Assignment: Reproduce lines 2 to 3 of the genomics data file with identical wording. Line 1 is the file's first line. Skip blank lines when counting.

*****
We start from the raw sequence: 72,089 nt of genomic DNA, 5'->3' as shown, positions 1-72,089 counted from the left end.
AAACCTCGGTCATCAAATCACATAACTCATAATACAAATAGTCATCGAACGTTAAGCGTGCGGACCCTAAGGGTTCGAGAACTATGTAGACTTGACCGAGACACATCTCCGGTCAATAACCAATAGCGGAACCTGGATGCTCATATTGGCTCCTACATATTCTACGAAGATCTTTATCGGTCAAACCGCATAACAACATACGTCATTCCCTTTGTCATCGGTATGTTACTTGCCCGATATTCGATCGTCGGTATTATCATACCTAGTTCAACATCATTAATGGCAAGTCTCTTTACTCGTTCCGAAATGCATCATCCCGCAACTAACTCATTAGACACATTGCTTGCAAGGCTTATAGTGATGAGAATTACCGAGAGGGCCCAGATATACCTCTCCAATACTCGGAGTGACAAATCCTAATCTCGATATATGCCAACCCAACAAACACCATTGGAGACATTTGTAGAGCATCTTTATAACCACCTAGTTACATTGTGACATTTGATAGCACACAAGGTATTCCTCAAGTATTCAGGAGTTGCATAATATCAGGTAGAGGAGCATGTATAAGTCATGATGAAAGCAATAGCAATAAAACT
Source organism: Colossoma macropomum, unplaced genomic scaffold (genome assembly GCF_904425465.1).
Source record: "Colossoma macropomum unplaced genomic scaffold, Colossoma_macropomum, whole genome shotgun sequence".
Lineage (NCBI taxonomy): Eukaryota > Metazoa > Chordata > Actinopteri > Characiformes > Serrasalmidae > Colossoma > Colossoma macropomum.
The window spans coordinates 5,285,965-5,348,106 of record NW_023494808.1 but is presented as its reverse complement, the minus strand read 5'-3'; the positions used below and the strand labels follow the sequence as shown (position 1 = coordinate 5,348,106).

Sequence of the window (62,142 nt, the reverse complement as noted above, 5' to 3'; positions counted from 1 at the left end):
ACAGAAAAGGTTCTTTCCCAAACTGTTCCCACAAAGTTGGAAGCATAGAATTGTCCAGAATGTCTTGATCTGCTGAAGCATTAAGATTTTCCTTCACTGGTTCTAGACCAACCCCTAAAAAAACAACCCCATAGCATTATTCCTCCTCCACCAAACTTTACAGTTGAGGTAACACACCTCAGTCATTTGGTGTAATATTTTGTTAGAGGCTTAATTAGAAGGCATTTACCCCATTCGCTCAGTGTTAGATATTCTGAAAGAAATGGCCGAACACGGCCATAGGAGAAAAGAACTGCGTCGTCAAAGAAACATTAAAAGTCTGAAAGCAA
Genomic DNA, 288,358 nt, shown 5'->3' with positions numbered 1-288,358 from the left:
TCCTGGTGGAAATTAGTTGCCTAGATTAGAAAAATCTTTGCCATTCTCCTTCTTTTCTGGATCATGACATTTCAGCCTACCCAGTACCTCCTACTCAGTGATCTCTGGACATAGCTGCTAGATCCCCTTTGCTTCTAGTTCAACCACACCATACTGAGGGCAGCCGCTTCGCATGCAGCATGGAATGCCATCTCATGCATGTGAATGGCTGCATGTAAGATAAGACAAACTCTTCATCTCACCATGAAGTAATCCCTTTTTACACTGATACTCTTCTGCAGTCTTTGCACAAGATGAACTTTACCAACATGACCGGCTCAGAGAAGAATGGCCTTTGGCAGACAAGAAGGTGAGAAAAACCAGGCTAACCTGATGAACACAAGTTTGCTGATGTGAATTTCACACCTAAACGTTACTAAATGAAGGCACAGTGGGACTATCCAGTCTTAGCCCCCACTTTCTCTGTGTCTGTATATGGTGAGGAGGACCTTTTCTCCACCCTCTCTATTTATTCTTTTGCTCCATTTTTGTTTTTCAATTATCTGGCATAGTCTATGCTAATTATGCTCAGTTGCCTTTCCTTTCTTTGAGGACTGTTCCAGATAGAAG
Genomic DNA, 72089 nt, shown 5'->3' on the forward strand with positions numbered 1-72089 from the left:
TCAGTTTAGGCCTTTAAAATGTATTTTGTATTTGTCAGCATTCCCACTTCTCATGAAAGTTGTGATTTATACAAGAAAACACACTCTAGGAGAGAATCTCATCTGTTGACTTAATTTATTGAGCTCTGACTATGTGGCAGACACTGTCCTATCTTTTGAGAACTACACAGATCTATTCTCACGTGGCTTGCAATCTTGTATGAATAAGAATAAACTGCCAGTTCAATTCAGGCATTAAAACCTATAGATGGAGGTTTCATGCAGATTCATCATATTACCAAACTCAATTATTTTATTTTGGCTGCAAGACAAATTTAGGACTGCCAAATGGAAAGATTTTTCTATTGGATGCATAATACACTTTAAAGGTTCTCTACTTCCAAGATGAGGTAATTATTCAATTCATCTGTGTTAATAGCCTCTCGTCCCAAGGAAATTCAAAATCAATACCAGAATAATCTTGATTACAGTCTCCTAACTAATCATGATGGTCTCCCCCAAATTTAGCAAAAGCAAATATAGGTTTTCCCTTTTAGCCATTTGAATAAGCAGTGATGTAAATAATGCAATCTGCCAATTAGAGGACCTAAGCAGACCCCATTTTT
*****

AAACCTCGGTCATCAAATCACATAACTCATAATACAAATAGTCATCGAACGTTAAGCGTGCGGACCCTAAGGGTTCGAGAACTATGTAGACTTGACCGAGACACATCTCCGGTCAATAACCAATAGCGGAACCTGGATGCTCATATTGGCTCCTACATATTCTACGAAGATCTTTATCGGTCAAACCGCATAACAACATACGTCATTCCCTTTGTCATCGGTATGTTACTTGCCCGATATTCGATCGTCGGTATTATCATACCTAGTTCAACATCATTAATGGCAAGTCTCTTTACTCGTTCCGAAATGCATCATCCCGCAACTAACTCATTAGACACATTGCTTGCAAGGCTTATAGTGATGAGAATTACCGAGAGGGCCCAGATATACCTCTCCAATACTCGGAGTGACAAATCCTAATCTCGATATATGCCAACCCAACAAACACCATTGGAGACATTTGTAGAGCATCTTTATAACCACCTAGTTACATTGTGACATTTGATAGCACACAAGGTATTCCTCAAGTATTCAGGAGTTGCATAATATCAGGTAGAGGAGCATGTATAAGTCATGATGAAAGCAATAGCAATAAAACT
Source organism: Colossoma macropomum, unplaced genomic scaffold (genome assembly GCF_904425465.1).